National Treasure #156: Dempster Highway

Sign marking southern start of Dempster Highway.

All photos courtesy of John L. Whitman

I’ve never driven the 736-km Dempster Highway, but I know someone who has.

The Dempster Highway, also referred to as Yukon Highway 5 and Northwest Territories Highway 8, is a highway in Canada that connects the Klondike Highway in Yukon to Inuvik, Northwest Territories on the Mackenzie River delta. – Wikipedia

Much of the highway follows an old dog sled trail and the highway gets its name from Royal Canadian Mounted Police Inspector William John Duncan Dempster, who, as a young constable, frequently ran this dog sled trail from Dawson City to Fort McPherson NT. – Wikipedia

I’m familiar with highways built on top of logging roads, but a dog sled trail? All right, then. The Dempster goes back a ways, but the highway as we know it today officially opened on 18 August 1979, making it 38 years old today. Officially. It’s Canada’s only all-weather road that crosses the Arctic Circle and it’s gravel. On gravel.

The design of the highway is unique, primarily due to the intense physical conditions it is put through. The highway itself sits on top of a gravel berm to insulate the permafrost in the soil underneath. The thickness of the gravel pad ranges from 1.2 m (3 ft 11 in) up to 2.4 m (7 ft 10 in) in some places. Without the pad, the permafrost would thaw and the road would sink into the ground. – Wikipedia

Until last year, there was a 194-km ice road extension from Inuvik to Tuktoyaktuk, but a new all-season road is scheduled to open this fall, with 8 bridges and everything.

Which subject – bridges – brings me back to the friend who has driven the Dempster: a now-retired Army engineer who as a young man spent four years (instead of the planned two) as the Canadian Forces Engineering Technical Advisor on the Eagle River Bridge, but who was posted elsewhere before the bridge was finished.

The Eagle River Bridge was a case study in design for remote permafrost conditions. It was a joint exercise involving engineers from the Department of Public Works, who designed it, the Department of Indian and Northern Affairs, who paid for the materials, and the Canadian army, who built it as part of a 1976-77 training program. – Yukon News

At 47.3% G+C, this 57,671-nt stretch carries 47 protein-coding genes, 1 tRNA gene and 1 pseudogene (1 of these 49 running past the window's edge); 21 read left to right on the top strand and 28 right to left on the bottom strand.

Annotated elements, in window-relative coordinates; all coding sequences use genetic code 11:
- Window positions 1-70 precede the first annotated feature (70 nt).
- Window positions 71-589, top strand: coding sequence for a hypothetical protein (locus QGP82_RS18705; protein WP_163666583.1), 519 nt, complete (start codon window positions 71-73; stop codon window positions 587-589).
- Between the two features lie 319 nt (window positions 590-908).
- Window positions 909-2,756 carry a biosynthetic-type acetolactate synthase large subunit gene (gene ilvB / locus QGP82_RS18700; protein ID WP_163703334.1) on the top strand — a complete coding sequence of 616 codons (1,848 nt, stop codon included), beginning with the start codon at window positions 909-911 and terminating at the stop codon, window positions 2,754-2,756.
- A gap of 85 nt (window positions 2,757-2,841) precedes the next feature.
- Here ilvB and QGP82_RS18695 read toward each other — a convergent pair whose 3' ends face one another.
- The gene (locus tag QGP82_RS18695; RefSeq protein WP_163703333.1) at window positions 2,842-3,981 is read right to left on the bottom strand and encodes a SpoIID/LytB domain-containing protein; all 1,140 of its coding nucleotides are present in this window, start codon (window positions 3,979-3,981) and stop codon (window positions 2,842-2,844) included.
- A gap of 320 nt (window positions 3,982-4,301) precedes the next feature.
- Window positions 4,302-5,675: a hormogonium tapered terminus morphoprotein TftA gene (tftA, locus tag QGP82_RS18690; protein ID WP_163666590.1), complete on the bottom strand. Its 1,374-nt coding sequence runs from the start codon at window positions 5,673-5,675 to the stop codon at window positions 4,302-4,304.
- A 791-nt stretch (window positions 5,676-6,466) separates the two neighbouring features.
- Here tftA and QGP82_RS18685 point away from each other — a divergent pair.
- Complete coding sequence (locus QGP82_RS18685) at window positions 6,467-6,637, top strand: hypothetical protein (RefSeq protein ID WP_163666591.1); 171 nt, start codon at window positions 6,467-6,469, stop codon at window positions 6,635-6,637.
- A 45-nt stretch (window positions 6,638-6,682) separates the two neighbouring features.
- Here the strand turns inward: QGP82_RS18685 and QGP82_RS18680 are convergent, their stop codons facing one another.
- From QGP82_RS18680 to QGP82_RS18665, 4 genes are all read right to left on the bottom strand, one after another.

Through-truss bridge across Eagle river; built from 1974 to 1979.

In 2016, this friend drove the Dempster and saw his completed bridge for the first time. And kindly loaned me his photographs for this blog.

Scrubby trees and yellowing grasses in foreground; moutain range on horizon.

Gravel roadbed of Dempster Highway snaking around hills an d disappearing into the mountain range on the horizon.


You can read more about the Dempster here, including a mile-by-mile photo log.






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2 Responses to National Treasure #156: Dempster Highway

  1. John Whitman says:

    Pic #1 Km 0.0
    Pic #2 Looking south on the Dempster at the Eagle River Bridge having just crossed the Arctic Circle about 20 km ago.
    Pic #3 The Eagle Plains looking NNW from the rear of the Eagle Plains Hotel, at about km 360.
    Pic # 4 Looking south along the Dempster about 500 meters inside the Yukon, having just left the N.W.T. The Yukon / N.W.T. border is at the Continental Divide. The Dempster crosses the Continental Divide 3 times over its length.
    John W

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